The No. 19 Northwestern Wildcats (4-0) are surprisingly having one of their best seasons in decades. Coming into the 2020 season, Northwestern football was not in a good state. Although they had one of the most experienced rosters in all of college football, many were worried that Northwestern would have a similar lack of success as they did in 2019.
However, through four games, the Wildcats have looked like a completely different program than last season. With four wins and no losses, Northwestern sits alone atop the Big Ten West standings.
To help us ascertain what exactly is so special about this Northwestern team, we at the Daily Cardinal reached out to Ella Brockway, the Gameday Sports Editor for the Daily Northwestern, a campus newspaper for Northwestern University. Brockway also serves as the president of the Northwestern chapter of the Association for Women in Sports Media.
“Last November, after Northwestern dropped its sixth Big Ten game of the season to Indiana and tallied its seventh loss of the season, Pat Fitzgerald came into his press conference with a message: The 2019 season wouldn’t happen again,” Brockway said.
According to Brockway, Fitzgerald has more than held up that promise.
“They own one of the country’s top defenses: Up until the third quarter of last week’s game against Purdue, Northwestern hadn’t allowed its opponents to score a single second-half point,” Brockway argued.
Brockway noted that the strengths of this defense were its secondary.
“With eight interceptions already, [the secondary] looks sharper than it has in years, and the linebacking trio of seniors Chris Bergin, Paddy Fisher and Blake Gallagher is one of the most fearsome in all of college football,” Brockway said.
When discussing the other side of the ball, Brockway noted that a specific graduate transfer has taken the offense to another level this fall.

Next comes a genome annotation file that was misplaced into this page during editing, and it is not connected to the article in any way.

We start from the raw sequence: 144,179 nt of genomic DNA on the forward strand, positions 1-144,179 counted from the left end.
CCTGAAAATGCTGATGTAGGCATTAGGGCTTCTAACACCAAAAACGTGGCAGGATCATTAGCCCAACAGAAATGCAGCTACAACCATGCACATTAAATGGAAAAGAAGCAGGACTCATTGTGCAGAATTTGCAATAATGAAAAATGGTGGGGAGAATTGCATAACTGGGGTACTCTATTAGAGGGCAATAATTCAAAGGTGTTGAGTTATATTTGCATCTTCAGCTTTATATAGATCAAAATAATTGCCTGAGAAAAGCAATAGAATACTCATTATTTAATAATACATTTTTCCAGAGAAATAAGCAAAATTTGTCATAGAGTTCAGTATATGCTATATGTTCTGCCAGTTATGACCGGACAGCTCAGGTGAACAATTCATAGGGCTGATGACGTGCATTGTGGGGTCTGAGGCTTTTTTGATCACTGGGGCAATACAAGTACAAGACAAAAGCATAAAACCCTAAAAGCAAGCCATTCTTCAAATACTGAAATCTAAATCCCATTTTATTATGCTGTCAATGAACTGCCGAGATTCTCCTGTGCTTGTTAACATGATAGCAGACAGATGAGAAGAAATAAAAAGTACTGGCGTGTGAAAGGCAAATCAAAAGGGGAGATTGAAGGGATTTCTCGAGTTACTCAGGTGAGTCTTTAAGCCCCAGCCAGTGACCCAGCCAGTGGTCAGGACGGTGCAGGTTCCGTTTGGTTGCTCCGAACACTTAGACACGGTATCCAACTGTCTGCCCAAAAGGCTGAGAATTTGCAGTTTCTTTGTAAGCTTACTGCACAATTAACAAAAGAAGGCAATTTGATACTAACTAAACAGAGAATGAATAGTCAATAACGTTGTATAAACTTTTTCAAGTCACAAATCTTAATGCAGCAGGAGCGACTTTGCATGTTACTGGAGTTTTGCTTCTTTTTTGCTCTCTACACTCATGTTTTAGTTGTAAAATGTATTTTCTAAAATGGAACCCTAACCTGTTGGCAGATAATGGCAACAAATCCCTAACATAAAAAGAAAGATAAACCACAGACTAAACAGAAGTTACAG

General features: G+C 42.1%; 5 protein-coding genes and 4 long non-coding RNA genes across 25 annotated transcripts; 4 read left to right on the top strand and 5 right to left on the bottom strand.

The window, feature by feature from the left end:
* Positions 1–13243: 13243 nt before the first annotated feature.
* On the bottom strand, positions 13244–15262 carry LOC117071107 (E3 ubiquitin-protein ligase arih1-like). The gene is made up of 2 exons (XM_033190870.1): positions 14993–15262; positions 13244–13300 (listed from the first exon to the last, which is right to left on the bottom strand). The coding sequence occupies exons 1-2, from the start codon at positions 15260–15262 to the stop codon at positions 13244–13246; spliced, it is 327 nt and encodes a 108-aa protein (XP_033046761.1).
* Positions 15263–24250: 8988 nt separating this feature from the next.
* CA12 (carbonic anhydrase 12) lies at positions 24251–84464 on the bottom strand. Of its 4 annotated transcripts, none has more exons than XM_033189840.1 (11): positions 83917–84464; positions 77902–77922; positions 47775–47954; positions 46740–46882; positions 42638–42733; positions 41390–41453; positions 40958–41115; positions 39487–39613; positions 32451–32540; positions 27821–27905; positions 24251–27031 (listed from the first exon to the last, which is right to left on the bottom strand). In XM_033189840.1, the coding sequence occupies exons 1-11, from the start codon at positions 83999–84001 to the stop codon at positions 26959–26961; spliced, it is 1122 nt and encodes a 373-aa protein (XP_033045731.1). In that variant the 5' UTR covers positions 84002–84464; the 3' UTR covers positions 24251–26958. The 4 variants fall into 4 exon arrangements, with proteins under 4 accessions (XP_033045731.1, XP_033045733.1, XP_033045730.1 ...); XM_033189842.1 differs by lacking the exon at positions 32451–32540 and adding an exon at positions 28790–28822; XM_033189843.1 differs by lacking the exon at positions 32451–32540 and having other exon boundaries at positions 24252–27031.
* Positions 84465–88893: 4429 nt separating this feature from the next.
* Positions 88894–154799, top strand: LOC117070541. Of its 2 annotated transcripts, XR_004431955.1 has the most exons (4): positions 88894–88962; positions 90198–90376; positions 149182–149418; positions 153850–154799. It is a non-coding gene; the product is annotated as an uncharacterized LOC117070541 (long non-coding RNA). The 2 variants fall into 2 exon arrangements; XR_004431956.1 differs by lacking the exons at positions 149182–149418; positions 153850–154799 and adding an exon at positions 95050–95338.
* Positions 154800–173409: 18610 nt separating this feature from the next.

“The Cats’ offense is miles ahead of where it was in 2019,” Brockway said. “Mainly because the same quarterback who took them down that day last November, former Hoosier Peyton Ramsey, now lines up in purple as a graduate transfer signal-caller.”
Ramsey wasn’t the only new addition to this Northwestern offense, as the program has also made enormous strides due to the hire of offensive coordinator Mike Bajakian.
“The new offense isn’t a huge departure from the Cats’ traditional run-heavy style of play,” said Brockway. “But Bajakian’s play-calling and Ramsey’s consistency — he averages nearly 180 yards per game and has a completion rate of 65.8 percent — has breathed fresh life into the Cats.”
Brockway also said that No. 10 Wisconsin (2-0) would be Northwestern’s toughest test to date.
“The secondary has yet to face an opposing quarterback as talented as Graham Mertz,” Brockway noted.
“The front seven did an incredibly solid job of limiting the run against Purdue last week (holding the Boilermakers to only two rushing yards), but the Badgers’ offensive line is likely to be an even bigger — metaphorically and literally — challenge.”
Brockway feels that Northwestern is coming into this game in as good of a position as they can expect.
“[Northwestern] has shown what it can do against four formidable Big Ten opponents, but this is the big one,” Brockway said.
“Saturday will arguably be one of the biggest, and therefore consequential, games the Cats have played at Ryan Field in the last ten years. I think it’ll be an exciting, classic Big Ten West defensive battle, and while I usually trust NU as an underdog, I might have to give the Badgers the edge in this one.”
Given the impressive start that Northwestern and Wisconsin have both had in the unique challenge that is this 2020 college football season, it’s safe to expect an absolute dogfight between two of the top defenses in the country. Even though Wisconsin has played only two games, it is likely that the Big Ten West and a spot in the Big Ten Championship Game is on the line this Saturday at Ryan Field.